Big Data. It’s the term Americans are using a lot to describe the age in which we now live.
David Dhanpat of Hofstra’s Lawrence Herbert School of Communication visited with my students this week and demonstrated Google Analytics, the free program which attaches to a web site or blog. The amount of information Google Analytics yield is astounding. Link it to your site and discover how many people have visited over a specified period of time. From that number you’ll learn how many are repeat visitors and how many are “unique,” or first-time visitors. Then you can learn whether they came to your site directly, through a search engine, or a referring site (a link from elsewhere). Want to know how many web pages the average visitors sees per visit? Would you like to find out how minutes and seconds the average user stays on each page? How many are on your site right now? How does this moment compare with the exact moment a year ago? From which country are they viewing the site? Which server or cable provider do they use? If they’re on their smart phone, what is the operating system? The depth and detail of the data is almost frightening.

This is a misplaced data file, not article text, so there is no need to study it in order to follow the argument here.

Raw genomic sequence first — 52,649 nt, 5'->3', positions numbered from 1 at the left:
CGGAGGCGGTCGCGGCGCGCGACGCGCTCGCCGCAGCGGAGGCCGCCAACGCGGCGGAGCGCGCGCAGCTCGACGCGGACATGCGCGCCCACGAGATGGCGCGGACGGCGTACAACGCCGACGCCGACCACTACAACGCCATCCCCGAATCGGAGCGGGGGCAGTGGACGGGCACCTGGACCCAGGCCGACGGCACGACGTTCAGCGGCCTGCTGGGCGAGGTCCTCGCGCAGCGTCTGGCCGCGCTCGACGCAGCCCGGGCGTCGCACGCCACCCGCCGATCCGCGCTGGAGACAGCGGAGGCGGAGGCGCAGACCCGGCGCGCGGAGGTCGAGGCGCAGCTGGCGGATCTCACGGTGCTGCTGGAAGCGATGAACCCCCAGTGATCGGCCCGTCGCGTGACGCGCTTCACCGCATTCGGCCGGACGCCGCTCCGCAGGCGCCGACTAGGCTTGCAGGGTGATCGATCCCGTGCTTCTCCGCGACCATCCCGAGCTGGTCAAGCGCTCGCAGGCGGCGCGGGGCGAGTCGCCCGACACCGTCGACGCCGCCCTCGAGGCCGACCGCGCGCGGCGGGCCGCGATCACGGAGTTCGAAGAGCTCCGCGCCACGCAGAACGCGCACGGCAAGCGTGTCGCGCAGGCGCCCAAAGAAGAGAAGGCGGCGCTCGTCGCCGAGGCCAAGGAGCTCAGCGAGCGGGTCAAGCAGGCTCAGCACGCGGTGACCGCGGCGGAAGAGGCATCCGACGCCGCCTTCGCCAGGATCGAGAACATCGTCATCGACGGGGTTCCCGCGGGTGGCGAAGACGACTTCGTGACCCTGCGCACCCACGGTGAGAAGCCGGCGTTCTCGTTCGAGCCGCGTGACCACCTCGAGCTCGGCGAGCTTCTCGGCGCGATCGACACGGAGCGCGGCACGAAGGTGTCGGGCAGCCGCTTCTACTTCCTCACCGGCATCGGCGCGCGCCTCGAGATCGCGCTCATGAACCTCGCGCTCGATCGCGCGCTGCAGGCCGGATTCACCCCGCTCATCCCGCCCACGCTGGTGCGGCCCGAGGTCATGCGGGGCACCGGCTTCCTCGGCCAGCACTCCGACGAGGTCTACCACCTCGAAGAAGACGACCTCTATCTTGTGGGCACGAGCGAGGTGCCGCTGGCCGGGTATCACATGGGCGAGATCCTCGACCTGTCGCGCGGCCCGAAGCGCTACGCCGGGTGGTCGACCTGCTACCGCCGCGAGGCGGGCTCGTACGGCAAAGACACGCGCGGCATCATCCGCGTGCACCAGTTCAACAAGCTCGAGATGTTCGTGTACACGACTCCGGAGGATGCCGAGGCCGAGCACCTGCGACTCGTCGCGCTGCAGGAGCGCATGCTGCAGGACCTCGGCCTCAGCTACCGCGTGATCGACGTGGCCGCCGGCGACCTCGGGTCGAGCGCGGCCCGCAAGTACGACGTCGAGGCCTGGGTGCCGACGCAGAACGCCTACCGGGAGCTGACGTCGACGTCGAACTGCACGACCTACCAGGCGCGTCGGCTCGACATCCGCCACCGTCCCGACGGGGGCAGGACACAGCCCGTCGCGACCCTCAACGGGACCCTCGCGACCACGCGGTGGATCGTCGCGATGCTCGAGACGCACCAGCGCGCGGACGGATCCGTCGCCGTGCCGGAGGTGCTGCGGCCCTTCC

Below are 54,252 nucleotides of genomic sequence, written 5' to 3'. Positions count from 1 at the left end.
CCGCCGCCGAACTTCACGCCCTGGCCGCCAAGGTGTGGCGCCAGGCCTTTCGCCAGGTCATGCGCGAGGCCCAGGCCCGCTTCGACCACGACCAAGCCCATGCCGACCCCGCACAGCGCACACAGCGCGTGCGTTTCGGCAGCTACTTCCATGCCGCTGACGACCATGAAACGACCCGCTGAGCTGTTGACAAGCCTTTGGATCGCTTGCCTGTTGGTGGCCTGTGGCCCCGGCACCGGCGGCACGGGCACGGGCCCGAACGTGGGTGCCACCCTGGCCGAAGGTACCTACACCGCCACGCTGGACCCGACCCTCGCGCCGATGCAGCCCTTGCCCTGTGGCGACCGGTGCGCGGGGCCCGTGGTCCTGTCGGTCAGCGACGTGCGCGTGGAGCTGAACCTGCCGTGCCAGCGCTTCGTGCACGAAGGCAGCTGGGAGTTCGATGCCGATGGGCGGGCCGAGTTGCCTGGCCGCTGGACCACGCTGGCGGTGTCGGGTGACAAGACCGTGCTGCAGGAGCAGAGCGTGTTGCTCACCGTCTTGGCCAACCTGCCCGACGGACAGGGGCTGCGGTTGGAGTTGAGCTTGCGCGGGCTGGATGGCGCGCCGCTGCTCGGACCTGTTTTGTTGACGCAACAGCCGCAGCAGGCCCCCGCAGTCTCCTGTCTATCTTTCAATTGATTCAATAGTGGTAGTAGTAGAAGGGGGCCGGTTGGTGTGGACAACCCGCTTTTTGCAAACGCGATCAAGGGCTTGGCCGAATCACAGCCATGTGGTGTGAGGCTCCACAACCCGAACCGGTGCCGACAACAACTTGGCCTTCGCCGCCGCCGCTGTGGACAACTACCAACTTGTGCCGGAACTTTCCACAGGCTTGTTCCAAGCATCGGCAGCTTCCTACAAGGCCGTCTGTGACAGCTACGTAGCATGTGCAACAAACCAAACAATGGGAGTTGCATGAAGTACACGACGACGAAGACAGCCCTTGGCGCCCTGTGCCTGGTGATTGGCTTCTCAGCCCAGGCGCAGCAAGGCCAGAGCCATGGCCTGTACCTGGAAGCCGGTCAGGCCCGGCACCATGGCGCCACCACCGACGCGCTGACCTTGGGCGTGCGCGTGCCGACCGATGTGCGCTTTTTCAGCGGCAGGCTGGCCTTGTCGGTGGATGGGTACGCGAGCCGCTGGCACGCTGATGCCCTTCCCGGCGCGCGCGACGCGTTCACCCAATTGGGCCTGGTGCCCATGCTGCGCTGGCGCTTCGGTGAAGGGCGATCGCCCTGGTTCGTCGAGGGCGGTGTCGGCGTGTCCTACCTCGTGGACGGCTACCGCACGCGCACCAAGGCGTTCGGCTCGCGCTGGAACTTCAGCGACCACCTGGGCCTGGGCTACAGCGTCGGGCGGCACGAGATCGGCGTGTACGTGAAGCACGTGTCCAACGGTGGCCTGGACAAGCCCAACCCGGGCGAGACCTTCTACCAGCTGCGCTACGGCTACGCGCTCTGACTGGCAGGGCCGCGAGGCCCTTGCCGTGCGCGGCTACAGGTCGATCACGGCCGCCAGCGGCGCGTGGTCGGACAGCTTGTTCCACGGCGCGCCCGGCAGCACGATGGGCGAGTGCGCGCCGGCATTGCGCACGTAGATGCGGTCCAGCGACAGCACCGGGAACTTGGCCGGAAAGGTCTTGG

When the World Wide Web was young, many pondered, “How is anyone gonna make any money off this thing?” There were few mechanisms for purchasing and there was no way to effectively advertise. Its PR use wasn’t considered much. Amazon, eBay and others came along and answered the purchasing question. Increasingly, advertising found its way into every blog, platform and web site. But nothing has served marketing departments more than the ability to collect vast amounts of data through various analytics programs, and no one is doing it better than Google.
Why this thirst for data? Many believe it’s not all about the government watching you. It’s more about how, where and to whom companies and organizations can sell products, services and ideas. Big Data is not all about spying; it’s about marketing, advertising and PR. Either way, it’s a brave new world. Your thoughts?